- Blood sugar control (HbA1c~7%)
- Screen for microalbuminuria - if present treat with ACEI or ARBs
- Tight control of blood pressure (500-1000 mg/g creatinine)

Pathophys:
Hyperglycemia results in:
- Activated protein kinase C pathway
- Polyol pathway
- Oxygen radical production
- Increase in system wide glycation of proteins
Events due to hyperglycemia cause:
- General accumulation of hyperglycosylated proteins
- Glomerular hypertrophy
- Mesangial expansion
- Basement membrane thickening
- Hyperfiltration injury (related to obesity)

Histo:
Light microscopy:
- Nodular diffuse nephropathy:
- Acellular, PAS, glycosylated proteins deposited in glomerular tuft
- Start in mesangium and spread to rest of glomerulus, compress capillaries

Immunofluorescence:
- Pseudo-linear peripheral IgG and Albumin
- Nodular mesangial deposition of IgM and C3
- Insudative Vascular deposition of IgM and C3, especially in hilar vessels

Electron microscopy:
- Thickened GBM and TBM, >600nm
- Fused epithelial foot processes
- Mesangial expansion, nodular, by the deposition of amorphous ground substance
- Insudative electron dense deposits in mesangium and blood vessels

12

6 year old boy presents with periorbital edema.  Parents report URI two weeks ago.

BP : 131/93 mm Hg

Urinalysis with +1 protein, 2+ blood

Based on clinical picture on sample below, what is his diagnosis, prognosis, and treatment?

Post-streptococcal glomerulonephritis

FIRST AID:
- Nephritic syndrome= inflammatory; hematuria, RBC casts in urine; azotemia, oliguria, HTN (salt retention), proteinuria (< 3.5 g/day)
- LM: glomeruli enlarged, hypercellular; neutrophils, "lumpy bumpy" appearance
- EM: subepithelial immune complex deposition
- IF: granular appearance: IgG, IgM, C3 ALL deposit on GBM and mesangium (Type III immune complex deposition)
- Presentation: Children, weeks after URI/infection. Peripheral, periorbital edema, dark urine, hypertension; Low C3 levels, resolves spontaneously
- Better outcome in children (95% recovery) vs adults with 40% chronic glomerulonephritis or RPGN

Diagnosis:
- Often a clinical diagnosis
- Latent period of 10-21 days from infection to nephritis
- Low Complement (C3) levels
- Elevated titers of antistreptolysin O, antihyaluronidase and Anti-DNAase B antibodies

Clinical course:
- Due to: Nephritogenic group A streptococcipharyngitis or impetigo
- More common in children
- Usually self-limited, renal function normalizes in 3-4 weeks

Treatment:
Treatment is supportive only
Dietary sodium restriction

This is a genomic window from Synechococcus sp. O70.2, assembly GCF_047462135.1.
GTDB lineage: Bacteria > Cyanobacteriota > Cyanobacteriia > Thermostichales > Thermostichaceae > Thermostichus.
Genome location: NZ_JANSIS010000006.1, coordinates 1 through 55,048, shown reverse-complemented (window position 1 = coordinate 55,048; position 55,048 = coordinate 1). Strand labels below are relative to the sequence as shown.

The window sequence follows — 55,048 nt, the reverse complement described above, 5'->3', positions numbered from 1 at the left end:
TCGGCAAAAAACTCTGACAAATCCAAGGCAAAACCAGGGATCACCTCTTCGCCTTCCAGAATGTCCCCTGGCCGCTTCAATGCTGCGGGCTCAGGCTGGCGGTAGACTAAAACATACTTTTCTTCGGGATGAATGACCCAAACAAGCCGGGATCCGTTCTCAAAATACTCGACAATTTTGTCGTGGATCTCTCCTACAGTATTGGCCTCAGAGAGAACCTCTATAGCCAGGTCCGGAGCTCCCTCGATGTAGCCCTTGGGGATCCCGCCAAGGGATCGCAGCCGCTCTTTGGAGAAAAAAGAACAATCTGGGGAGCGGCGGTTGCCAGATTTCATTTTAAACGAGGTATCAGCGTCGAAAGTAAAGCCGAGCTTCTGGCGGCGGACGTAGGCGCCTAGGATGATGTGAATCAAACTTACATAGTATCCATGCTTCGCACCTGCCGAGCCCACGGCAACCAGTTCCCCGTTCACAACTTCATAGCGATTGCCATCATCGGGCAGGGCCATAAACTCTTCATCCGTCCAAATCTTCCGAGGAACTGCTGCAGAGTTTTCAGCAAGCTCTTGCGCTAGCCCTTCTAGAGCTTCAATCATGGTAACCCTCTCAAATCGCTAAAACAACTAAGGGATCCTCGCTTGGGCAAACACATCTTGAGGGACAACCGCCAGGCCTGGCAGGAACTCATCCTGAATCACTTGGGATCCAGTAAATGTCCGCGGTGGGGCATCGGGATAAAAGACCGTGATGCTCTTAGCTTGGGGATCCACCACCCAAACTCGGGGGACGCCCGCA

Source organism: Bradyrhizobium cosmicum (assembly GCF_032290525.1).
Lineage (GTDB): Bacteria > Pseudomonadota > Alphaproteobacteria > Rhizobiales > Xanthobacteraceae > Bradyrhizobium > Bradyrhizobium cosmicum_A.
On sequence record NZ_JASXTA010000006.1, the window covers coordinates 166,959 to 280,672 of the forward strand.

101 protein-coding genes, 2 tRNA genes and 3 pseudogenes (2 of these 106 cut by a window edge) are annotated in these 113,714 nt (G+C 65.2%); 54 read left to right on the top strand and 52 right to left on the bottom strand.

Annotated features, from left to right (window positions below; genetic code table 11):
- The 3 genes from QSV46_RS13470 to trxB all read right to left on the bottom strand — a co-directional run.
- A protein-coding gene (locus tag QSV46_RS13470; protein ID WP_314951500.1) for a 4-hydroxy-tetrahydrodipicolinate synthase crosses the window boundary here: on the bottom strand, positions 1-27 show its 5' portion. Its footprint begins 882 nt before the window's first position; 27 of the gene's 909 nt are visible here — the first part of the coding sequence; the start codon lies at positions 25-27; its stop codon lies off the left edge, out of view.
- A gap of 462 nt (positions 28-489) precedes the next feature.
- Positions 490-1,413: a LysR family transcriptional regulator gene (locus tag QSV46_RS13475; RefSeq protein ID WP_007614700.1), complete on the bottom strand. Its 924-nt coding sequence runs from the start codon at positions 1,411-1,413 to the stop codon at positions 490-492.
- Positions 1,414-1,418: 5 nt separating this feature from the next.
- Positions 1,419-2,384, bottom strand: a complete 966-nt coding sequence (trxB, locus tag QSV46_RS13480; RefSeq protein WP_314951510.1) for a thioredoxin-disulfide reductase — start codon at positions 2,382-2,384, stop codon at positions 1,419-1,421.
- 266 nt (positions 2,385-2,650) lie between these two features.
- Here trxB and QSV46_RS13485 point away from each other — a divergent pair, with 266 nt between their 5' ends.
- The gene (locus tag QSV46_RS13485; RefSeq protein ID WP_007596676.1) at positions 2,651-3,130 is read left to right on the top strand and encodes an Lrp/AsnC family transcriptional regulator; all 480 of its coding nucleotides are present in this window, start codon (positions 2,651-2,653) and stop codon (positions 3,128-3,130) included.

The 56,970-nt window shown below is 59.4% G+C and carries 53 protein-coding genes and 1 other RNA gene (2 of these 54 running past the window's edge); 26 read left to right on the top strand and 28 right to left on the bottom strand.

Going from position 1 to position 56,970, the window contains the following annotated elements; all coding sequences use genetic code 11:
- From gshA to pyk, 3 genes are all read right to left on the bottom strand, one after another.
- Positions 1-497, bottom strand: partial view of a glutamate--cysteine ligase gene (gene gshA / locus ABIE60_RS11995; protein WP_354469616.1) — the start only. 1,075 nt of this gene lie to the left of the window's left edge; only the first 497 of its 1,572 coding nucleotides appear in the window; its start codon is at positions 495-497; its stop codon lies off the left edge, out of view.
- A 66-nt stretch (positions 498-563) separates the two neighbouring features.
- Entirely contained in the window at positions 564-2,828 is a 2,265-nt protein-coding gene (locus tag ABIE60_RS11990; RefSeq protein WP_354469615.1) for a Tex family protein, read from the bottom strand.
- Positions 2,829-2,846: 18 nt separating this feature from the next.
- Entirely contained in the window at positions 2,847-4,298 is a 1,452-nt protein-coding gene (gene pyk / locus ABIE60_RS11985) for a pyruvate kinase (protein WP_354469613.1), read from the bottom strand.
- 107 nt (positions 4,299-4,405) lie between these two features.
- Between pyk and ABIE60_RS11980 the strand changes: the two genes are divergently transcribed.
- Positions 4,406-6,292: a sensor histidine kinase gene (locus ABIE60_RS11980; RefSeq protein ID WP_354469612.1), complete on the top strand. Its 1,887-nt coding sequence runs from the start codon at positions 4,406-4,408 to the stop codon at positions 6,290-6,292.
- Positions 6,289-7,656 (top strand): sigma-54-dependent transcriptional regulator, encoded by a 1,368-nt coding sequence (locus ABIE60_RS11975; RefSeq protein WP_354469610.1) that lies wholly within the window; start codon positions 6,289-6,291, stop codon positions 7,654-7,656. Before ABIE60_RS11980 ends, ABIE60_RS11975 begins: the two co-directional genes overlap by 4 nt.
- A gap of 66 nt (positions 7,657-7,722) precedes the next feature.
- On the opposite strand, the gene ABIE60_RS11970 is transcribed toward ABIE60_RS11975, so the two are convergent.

Loop diuretics for edema

Path:
Immune complex mediated disease
**Follow group A beta-Hemolytic Strep infection**
- See elevated antibody titers to strep Ag’s
- Antigenic component not well characterized
- ? endostreptosin or cationic protein related to streptokinase
- Complexes lodge in glomerulus

Histo:
Light microscopy:
- Glomerular tuft enlarged, small urinary space
- Capillary lumens congested
- Segmented neutrophils
- Peripheral inflammatory glomerulonephritis

Immunofluorescence:
- Coarse Granular Pattern
- Capillary wall mainly but some mesangial
IgG and C3

Electron microscopy:
- Coarse Electron Dense Deposits (cross-react with streptococcal antigens)
- Subepithelial and Mesangial Location
- Epithelial and Mesangial Cell Proliferation
- Some Foot Process Fusion

 

13

6 year old boy presents with periorbital edema.  Parents report recent URI.

BP : 131/93 mm Hg

Urinalysis with +1 protein, 2+ blood

Electron microscope below- what is his diagnosis?

Post-streptococcal glomerulonephritis

FIRST AID:
- Nephritic syndrome= inflammatory; hematuria, RBC casts in urine; azotemia, oliguria, HTN (salt retention), proteinuria (< 3.5 g/day)
- LM: glomeruli enlarged, hypercellular; neutrophils, "lumpy bumpy" appearance
- EM: subepithelial immune complex deposition
- IF: granular appearance: IgG, IgM, C3 ALL deposit on GBM and mesangium (type III immue complex deposition)
- Presentation: Children, weeks after URI/infection. Peripheral, periorbital edema, dark urine, hypertension; Low C3 levels, resolves spontaneously


Electron microscopy:
- Coarse Electron Dense Deposits (cross-react with streptococcal antigens)
- Subepithelial and Mesangial Location
- Epithelial and Mesangial Cell Proliferation
- Some Foot Process Fusion

14

MS is an 89 YO woman who presented to the hospital with SOB due to pulmonary edema.
On exam, pitting edema of lower extremities and palpable purpuric rash
Labs with creatinine 3.2 (up from 0.8) and positive serologies for P-ANCA

What is her diagnosis and treatment?

Pauci-immune rapidly progressive glomerulonephritis: Microscopic polyarteritis

FIRST AID:
- Nephritic syndrome= inflammatory; hematuria, RBC casts in urine; azotemia, oliguria, HTN (salt retention), proteinuria (< 3.5 g/day)
- LM/IF: Crescent-moon shaped fibrin, plasma proteins (C3b) with glomerular parietal cells, monocytes, macrophages
- Caused by:
1. Granulomatosis with polyangiitis (Wegener's)
- c-ANCA
2. Microscopic polyangiitis
- p-ANCA
Poor prognosis: rapid deterioration in renal function (days to weeks)
 

- Sparing of the upper respiratory tract (vs Wegener's granulomatosis)
- Pulmonary infiltrates/hemorrhage
- RPGN
- Crescentic GN with no immune deposits/negative immunostaining (Pauci immune)
- Positive P-ANCA (vs C-ANCA in Wegener's)

Treatment: immunosuppression (Cytoxins and steroids) + plasmapheresis in severe renal dysfunction.

Histo:
Light microscopy:
- Proliferation of crescent-shaped cells compressing glomerular capillaries--> decreased GFR